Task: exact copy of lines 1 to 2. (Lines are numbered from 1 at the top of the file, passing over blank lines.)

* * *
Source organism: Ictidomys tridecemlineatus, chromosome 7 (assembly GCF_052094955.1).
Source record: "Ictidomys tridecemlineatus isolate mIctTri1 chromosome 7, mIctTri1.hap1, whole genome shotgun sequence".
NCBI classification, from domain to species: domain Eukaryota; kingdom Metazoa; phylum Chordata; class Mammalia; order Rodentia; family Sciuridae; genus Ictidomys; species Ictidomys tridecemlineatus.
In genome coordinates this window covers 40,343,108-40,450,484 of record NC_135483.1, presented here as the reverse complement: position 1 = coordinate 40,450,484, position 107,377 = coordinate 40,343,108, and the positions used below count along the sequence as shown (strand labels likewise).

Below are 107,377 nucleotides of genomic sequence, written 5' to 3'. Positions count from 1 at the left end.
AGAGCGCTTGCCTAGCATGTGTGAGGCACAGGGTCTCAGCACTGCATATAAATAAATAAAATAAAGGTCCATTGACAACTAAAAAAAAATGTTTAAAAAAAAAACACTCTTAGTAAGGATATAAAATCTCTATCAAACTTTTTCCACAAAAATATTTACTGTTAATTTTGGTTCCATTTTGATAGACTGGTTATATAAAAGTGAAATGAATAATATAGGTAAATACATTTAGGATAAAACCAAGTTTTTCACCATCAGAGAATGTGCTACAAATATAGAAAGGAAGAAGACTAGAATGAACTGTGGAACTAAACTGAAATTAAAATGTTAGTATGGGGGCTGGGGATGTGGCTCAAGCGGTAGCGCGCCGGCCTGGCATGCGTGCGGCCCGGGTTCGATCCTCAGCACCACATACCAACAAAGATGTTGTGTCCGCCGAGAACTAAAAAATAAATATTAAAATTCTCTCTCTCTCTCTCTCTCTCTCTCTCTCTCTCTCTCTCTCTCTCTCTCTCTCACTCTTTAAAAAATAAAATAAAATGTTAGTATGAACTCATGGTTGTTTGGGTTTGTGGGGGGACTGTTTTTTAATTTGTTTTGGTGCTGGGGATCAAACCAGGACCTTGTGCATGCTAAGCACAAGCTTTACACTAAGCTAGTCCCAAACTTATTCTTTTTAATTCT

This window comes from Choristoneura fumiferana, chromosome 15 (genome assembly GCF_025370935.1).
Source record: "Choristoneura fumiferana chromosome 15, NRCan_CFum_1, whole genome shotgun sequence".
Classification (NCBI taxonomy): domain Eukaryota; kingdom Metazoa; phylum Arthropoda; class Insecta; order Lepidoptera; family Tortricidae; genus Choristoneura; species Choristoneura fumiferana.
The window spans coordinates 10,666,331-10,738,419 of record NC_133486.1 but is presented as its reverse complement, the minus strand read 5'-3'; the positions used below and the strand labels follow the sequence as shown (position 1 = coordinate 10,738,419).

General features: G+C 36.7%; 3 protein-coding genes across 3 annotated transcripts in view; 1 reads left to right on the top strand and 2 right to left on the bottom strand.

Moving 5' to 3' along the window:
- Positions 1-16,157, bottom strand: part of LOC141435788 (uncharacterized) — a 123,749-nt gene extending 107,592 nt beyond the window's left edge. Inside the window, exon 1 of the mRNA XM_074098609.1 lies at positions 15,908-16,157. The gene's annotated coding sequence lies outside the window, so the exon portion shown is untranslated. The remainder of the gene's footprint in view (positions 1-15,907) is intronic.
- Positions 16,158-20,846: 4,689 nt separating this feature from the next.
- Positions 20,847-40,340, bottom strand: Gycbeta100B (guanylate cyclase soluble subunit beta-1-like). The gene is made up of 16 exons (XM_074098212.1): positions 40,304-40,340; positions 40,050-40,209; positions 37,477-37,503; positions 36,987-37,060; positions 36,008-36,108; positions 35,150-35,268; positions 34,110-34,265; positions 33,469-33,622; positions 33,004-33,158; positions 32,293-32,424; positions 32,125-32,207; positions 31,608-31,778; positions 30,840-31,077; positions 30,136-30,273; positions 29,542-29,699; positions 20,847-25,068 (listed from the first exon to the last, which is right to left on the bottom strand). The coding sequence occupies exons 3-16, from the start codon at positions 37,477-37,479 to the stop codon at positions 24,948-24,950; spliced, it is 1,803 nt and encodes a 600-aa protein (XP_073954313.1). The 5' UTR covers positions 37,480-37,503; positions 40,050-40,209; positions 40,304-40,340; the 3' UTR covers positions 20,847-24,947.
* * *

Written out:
Source organism: Ictidomys tridecemlineatus, chromosome 7 (assembly GCF_052094955.1).
Source record: "Ictidomys tridecemlineatus isolate mIctTri1 chromosome 7, mIctTri1.hap1, whole genome shotgun sequence".